By: Karen Shen, intern and student at Northwestern
On Friday, November 1st, Dr. David Faris joined us at the Niagara Foundation to discuss a topic that was about as dreary as the weather that day. The political and social conditions in Egypt have proven to be troublesome and complex; a proper conversation about these issues is long overdue. The Niagara Forums are the place for distinguished speakers to do such things like spotlight trends, analyze important issues, exchange ideas, and participate in productive interactions that promote innovative global and public policy solutions. With this purpose in mind, Dr. Faris gave the audience an overview of circumstances in Egypt in the last three years. In light of the events of this past summer, he also wanted to take a thematic look at a few important aspects that led Egypt astray by tracing the roots of the crisis back through the immediate post-transition period.
Dr. Faris explained that after President Mubarak was removed from power in February of 2011, a body called the Supreme Council of Armed Forces took executive control of Egypt. Over the next year, three devastating mistakes led to the conflict that came to a head this past summer and effectively ended Morsi’s presidency.
The first mistake was the council’s approach toward fixing the constitution. Early on, the council had intended to amend the existing constitution in a temporary fashion, which would then be permanently revised by a committee appointed by an elected parliament. What ultimately happened, according to Dr. Faris, was “a sort of political cart before the constitutional horse” situation. In the parliamentary elections, the Muslim Brotherhood did much better than was even expected and in a coalition with the more conservative Al-Nour Party, they controlled 70% of the seats in the Egyptian Parliament in the first half of 2012. This created an almost “instant crisis” according to Dr. Faris, as the political Islamists who took power clearly intended to appoint their allies to the constitution writing committee in order to take the Egyptian constitution and politics in an Islamist direction.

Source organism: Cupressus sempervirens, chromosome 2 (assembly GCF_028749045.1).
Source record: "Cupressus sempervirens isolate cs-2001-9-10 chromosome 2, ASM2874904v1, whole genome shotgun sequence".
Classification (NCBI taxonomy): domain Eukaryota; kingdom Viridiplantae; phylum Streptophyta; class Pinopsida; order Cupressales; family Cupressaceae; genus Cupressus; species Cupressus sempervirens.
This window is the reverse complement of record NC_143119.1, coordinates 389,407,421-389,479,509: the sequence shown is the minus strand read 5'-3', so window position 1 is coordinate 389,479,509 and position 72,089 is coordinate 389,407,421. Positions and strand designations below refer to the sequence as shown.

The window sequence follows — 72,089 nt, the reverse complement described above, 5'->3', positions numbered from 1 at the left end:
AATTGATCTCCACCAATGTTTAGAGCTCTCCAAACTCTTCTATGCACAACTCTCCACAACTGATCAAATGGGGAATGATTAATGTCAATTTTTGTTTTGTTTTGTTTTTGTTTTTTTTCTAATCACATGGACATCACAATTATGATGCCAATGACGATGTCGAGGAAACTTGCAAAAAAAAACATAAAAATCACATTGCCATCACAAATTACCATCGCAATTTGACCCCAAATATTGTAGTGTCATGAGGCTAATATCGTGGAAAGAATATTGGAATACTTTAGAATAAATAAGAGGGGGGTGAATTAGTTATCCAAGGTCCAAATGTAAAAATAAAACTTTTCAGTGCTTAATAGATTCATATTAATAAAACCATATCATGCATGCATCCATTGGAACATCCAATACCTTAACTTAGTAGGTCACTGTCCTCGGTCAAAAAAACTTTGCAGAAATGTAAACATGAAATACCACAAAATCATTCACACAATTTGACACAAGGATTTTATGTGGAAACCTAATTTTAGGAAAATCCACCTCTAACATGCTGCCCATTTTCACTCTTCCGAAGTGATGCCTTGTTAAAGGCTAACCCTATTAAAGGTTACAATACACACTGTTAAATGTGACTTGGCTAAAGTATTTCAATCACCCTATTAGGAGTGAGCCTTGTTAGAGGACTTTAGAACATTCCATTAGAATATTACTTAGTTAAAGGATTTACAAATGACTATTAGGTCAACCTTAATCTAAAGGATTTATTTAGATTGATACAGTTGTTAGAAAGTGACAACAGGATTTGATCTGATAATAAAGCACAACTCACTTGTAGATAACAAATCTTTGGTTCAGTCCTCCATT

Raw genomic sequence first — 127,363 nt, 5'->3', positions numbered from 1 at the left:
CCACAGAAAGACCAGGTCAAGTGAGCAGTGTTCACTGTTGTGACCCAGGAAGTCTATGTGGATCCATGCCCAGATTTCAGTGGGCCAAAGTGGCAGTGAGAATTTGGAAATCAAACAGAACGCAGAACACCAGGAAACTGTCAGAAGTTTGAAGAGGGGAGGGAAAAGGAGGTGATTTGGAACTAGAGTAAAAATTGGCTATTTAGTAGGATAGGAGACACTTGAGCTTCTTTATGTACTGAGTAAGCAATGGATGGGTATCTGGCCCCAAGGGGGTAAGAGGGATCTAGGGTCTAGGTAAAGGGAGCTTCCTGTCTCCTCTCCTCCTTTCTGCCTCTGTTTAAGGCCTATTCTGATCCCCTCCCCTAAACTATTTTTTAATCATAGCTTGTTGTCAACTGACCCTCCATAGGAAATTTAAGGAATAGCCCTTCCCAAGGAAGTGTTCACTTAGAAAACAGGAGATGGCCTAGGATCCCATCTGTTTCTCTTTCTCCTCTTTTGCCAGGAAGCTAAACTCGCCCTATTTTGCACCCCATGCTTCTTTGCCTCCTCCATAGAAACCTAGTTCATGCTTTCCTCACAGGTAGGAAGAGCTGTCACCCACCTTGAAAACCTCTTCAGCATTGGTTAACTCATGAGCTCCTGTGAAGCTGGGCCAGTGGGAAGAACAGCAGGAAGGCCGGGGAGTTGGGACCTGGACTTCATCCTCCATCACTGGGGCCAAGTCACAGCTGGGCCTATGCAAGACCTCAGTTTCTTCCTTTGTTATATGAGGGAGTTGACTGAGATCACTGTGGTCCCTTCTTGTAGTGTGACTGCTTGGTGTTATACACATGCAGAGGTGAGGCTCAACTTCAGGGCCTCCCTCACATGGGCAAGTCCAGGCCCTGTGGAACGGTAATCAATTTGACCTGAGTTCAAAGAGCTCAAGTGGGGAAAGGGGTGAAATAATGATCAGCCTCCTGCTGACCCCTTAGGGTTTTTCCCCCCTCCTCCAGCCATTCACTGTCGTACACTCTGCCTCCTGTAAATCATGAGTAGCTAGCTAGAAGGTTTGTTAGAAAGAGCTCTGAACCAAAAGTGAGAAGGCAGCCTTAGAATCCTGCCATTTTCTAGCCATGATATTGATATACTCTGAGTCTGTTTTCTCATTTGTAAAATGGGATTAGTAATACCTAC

This setup did not last for long, though, leading to the second blow to the new Egyptian political structure. Even before the election of Morsi, the newly elected Parliament was dissolved by a court order on the grounds of a legal technicality where “candidates [had been] allowed to compete for seats from political parties that were reserved for independent candidates.” Deprived of the lower half of Parliament right before the election of the new President, Egypt found itself in an incredibly vulnerable position. As if that weren’t enough, Morsi ended up taking office with no concrete definition of his powers as president, a yet to be drafted constitution and no legislative check on his authority. And since Morsi had no lawmaking body or legal partner to rule with, politics in Egypt became more contentious.
During the presidential elections that put Morsi in power, secular liberals supported Morsi because they didn’t want Shafik (who was seen as the representative of the Mubarak regime) to come to power. These secular liberals did not necessarily support Morsi’s agenda. In fact, after Morsi took office in June 2012, many of these previous supporters soon came to realize that Morsi’s campaign promises about fairness in the selection of the constitution writing committee were not going to reach fruition. Morsi wound up granting himself additional powers to govern Egypt in the “absence of legislative partnership.” This third mistake, as Dr. Faris reiterated, turned out to be the last straw for the Egyptian public and led to the massive demonstrations that essentially sent Egypt back to the days of the Mubarak regime.